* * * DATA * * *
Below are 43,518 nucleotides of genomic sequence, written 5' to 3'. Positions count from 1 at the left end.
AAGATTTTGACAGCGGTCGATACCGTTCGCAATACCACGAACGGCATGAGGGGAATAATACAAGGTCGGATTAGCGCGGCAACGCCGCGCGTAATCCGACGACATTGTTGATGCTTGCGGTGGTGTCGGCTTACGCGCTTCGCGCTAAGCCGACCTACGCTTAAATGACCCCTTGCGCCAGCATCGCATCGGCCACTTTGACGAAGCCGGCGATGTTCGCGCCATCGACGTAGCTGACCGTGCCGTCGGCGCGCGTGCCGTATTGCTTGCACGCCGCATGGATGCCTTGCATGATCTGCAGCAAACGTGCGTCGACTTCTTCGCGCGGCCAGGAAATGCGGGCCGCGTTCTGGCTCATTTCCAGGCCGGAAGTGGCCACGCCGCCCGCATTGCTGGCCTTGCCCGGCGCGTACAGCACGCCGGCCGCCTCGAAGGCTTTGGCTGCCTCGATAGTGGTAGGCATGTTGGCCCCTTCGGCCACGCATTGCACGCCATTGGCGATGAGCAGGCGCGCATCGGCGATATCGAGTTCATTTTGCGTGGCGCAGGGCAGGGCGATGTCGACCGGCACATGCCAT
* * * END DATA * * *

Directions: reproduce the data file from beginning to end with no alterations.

Below are 43,518 nucleotides of genomic sequence, written 5' to 3'. Positions count from 1 at the left end.
AAGATTTTGACAGCGGTCGATACCGTTCGCAATACCACGAACGGCATGAGGGGAATAATACAAGGTCGGATTAGCGCGGCAACGCCGCGCGTAATCCGACGACATTGTTGATGCTTGCGGTGGTGTCGGCTTACGCGCTTCGCGCTAAGCCGACCTACGCTTAAATGACCCCTTGCGCCAGCATCGCATCGGCCACTTTGACGAAGCCGGCGATGTTCGCGCCATCGACGTAGCTGACCGTGCCGTCGGCGCGCGTGCCGTATTGCTTGCACGCCGCATGGATGCCTTGCATGATCTGCAGCAAACGTGCGTCGACTTCTTCGCGCGGCCAGGAAATGCGGGCCGCGTTCTGGCTCATTTCCAGGCCGGAAGTGGCCACGCCGCCCGCATTGCTGGCCTTGCCCGGCGCGTACAGCACGCCGGCCGCCTCGAAGGCTTTGGCTGCCTCGATAGTGGTAGGCATGTTGGCCCCTTCGGCCACGCATTGCACGCCATTGGCGATGAGCAGGCGCGCATCGGCGATATCGAGTTCATTTTGCGTGGCGCAGGGCAGGGCGATGTCGACCGGCACATGCCAT